Nothing says it has to be easy.

History: The Lions have a 31-25-5 series lead but have a four-game losing streak to the Cardinals and six straight on the road. Their last road win was Dec. 12, 1993.

Last game (2012) review: The Lions played giveaway in a 38-10 loss in Game 14 against a Cardinals team that had lost five straight going into the game.

The Lions actually had a 7-0 lead early in the third quarter before the giveaway started. The Cardinals scored two TDs on interception returns. Their three offensive TDs came on "drives" of 5, 3 and 29 yards and required a total of only five plays.

It was a disaster in every way for the Lions, and by far their worst game of the season. Matthew Stafford had three passes intercepted. The Lions also lost a fumble and had a TD nullified by a penalty.

Stats pack:

Cardinals ranks: Offense -- run - 16; pass - 10; total - 10; Defense -- rush - 10; pass - 21; total - 17.

Key stats: 4 sacks allowed, 0 sacks on defense, even in turnover ratio.

Lions ranks: Offense -- run - 9; pass - 4; total - 4; Defense -- run - 22; pass - 13; total - 14.

Key stats: 0 sacks allowed, 3 sacks on defense, plus-2 in turnover ratio, 11 penalties committed (league average is 6.8).

Opponent spotlight: From one Peterson to another.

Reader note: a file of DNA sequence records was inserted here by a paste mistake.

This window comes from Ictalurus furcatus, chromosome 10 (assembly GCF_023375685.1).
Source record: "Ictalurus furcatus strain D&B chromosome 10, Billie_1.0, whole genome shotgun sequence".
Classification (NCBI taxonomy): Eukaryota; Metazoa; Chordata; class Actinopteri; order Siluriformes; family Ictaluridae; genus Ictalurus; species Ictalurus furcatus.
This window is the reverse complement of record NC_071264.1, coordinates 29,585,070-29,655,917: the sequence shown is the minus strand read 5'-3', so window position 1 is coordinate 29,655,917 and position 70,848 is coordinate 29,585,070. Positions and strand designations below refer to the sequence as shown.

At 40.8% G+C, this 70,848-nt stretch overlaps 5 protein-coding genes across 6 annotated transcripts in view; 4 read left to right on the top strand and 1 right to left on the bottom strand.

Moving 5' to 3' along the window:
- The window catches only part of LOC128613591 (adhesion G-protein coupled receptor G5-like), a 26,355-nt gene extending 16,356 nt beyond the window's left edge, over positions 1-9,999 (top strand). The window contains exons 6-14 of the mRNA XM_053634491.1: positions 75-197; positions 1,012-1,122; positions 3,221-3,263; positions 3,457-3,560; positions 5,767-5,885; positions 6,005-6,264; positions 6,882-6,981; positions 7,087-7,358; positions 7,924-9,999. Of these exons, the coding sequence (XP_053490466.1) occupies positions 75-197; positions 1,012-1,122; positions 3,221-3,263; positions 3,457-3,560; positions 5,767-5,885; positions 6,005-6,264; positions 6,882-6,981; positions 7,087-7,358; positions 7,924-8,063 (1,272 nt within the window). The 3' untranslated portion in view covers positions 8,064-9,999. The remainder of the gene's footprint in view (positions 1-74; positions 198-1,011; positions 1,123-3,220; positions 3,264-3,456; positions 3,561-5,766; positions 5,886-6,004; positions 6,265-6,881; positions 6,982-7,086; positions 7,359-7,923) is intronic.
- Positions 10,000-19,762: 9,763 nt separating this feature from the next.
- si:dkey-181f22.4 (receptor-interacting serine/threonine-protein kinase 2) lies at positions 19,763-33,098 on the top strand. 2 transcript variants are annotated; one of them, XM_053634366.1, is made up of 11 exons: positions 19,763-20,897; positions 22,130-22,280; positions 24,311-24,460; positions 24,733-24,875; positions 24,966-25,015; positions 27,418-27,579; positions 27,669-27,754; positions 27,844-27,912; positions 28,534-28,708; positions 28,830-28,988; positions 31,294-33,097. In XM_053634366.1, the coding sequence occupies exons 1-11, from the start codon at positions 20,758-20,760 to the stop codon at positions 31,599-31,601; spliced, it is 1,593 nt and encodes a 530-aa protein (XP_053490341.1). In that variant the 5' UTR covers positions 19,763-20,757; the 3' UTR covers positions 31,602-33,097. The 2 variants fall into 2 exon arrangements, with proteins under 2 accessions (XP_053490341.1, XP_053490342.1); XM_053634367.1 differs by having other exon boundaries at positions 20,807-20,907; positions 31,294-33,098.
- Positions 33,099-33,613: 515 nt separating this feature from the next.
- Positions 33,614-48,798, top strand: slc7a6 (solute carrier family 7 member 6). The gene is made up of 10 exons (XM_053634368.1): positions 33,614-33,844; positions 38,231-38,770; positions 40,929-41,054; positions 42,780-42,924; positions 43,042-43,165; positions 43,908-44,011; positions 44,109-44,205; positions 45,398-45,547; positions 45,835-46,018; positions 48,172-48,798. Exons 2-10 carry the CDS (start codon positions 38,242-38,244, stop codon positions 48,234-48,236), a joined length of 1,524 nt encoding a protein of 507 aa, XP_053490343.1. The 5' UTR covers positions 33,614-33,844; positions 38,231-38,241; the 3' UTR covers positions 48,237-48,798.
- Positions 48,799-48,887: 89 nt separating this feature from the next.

Last week the Lions had to stop Vikings running back Adrian Peterson.

On Sunday, they have to beat Cardinals cornerback Patrick Peterson, plus defend him if he returns punts or plays wide receiver.

The Lions did a good job of holding Adrian Peterson in check in last week’s victory, except for one 13-second burst. That’s how long it took him to break a 78-yard run for a TD on Minnesota’s first play. After that, Peterson gained 15 yards on 17 carries but managed to score two more TDs, on a run and a pass reception.

Patrick Peterson is an elite cornerback and one of the NFL’s most talented players at any position. He has made the Pro Bowl in both of his seasons since the Cardinals drafted him fifth overall out of LSU in 2011. He was first team All-Pro as a rookie.

Peterson has gotten some playing time on offense, and it could be increased this season under new head coach Bruce Arians.

"He’s such a playmaker," Arians said. "Once he gets his hands on the ball as a punt returner, he’s so dynamic. He’s the same thing offensively."

As a rookie, Peterson returned four punts for TDs and intercepted two passes. On offense, he caught one pass for minus one yard and ran once for no gain.

Last season he made more impact as a defender, with seven interceptions and five fumble recoveries. He caught three passes for 11 yards and ran twice for 13 yards.

He played three snaps in last week’s loss to the Rams but was not targeted for a pass.

Suh-Fairley: In the offseason Nick Fairley said that he and Ndamukong Suh form the NFL’s best tandem of defensive tackles, and not many people , including Arians, are arguing with that.

Fairley had 1.5 sacks against the Vikings. Suh dominated the interior. His pressure forced Vikings quarterback Christian Ponder into throwing a weak pass that was intercepted.

"Those two interior guys are the best two in the league as a tandem," Arians said. "They can wreak havoc."

The penalty Suh got last week for a low block hasn’t changed Arian’s opinion of him as a player.

"The only thing I judge him on is the tape, and he’s outstanding on tape," Arians said. "All that other stuff, I don’t get caught up with. I was on record last year, I’d rather have him on my team."